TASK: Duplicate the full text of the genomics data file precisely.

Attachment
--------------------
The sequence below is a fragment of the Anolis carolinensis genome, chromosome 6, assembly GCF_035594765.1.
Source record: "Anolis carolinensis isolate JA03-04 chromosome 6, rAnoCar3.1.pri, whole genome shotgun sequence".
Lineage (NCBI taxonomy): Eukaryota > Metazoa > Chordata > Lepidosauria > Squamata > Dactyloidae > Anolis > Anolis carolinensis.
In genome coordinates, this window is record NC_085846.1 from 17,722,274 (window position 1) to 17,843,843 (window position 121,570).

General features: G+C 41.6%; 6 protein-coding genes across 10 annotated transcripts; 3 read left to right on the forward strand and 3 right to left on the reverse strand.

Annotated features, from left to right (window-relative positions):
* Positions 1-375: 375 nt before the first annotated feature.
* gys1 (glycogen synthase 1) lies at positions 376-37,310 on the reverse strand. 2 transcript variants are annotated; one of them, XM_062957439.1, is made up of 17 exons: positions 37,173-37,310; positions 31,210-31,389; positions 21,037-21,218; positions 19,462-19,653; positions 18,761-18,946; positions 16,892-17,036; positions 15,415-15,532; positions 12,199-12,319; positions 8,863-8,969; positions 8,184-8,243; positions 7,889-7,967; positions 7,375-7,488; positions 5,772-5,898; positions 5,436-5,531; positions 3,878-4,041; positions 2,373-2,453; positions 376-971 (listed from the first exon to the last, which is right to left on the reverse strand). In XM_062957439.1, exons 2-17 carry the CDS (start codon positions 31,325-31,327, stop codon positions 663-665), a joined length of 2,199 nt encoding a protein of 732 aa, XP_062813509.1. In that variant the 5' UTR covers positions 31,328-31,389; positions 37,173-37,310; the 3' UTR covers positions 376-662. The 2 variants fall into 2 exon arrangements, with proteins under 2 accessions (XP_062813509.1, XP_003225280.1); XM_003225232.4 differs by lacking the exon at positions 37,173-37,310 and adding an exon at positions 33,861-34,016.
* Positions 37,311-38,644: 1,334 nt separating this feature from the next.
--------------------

The sequence below is a fragment of the Anolis carolinensis genome, chromosome 6, assembly GCF_035594765.1.
Source record: "Anolis carolinensis isolate JA03-04 chromosome 6, rAnoCar3.1.pri, whole genome shotgun sequence".
Lineage (NCBI taxonomy): Eukaryota > Metazoa > Chordata > Lepidosauria > Squamata > Dactyloidae > Anolis > Anolis carolinensis.
In genome coordinates, this window is record NC_085846.1 from 17,722,274 (window position 1) to 17,843,843 (window position 121,570).

General features: G+C 41.6%; 6 protein-coding genes across 10 annotated transcripts; 3 read left to right on the forward strand and 3 right to left on the reverse strand.

Annotated features, from left to right (window-relative positions):
* Positions 1-375: 375 nt before the first annotated feature.
* gys1 (glycogen synthase 1) lies at positions 376-37,310 on the reverse strand. 2 transcript variants are annotated; one of them, XM_062957439.1, is made up of 17 exons: positions 37,173-37,310; positions 31,210-31,389; positions 21,037-21,218; positions 19,462-19,653; positions 18,761-18,946; positions 16,892-17,036; positions 15,415-15,532; positions 12,199-12,319; positions 8,863-8,969; positions 8,184-8,243; positions 7,889-7,967; positions 7,375-7,488; positions 5,772-5,898; positions 5,436-5,531; positions 3,878-4,041; positions 2,373-2,453; positions 376-971 (listed from the first exon to the last, which is right to left on the reverse strand). In XM_062957439.1, exons 2-17 carry the CDS (start codon positions 31,325-31,327, stop codon positions 663-665), a joined length of 2,199 nt encoding a protein of 732 aa, XP_062813509.1. In that variant the 5' UTR covers positions 31,328-31,389; positions 37,173-37,310; the 3' UTR covers positions 376-662. The 2 variants fall into 2 exon arrangements, with proteins under 2 accessions (XP_062813509.1, XP_003225280.1); XM_003225232.4 differs by lacking the exon at positions 37,173-37,310 and adding an exon at positions 33,861-34,016.
* Positions 37,311-38,644: 1,334 nt separating this feature from the next.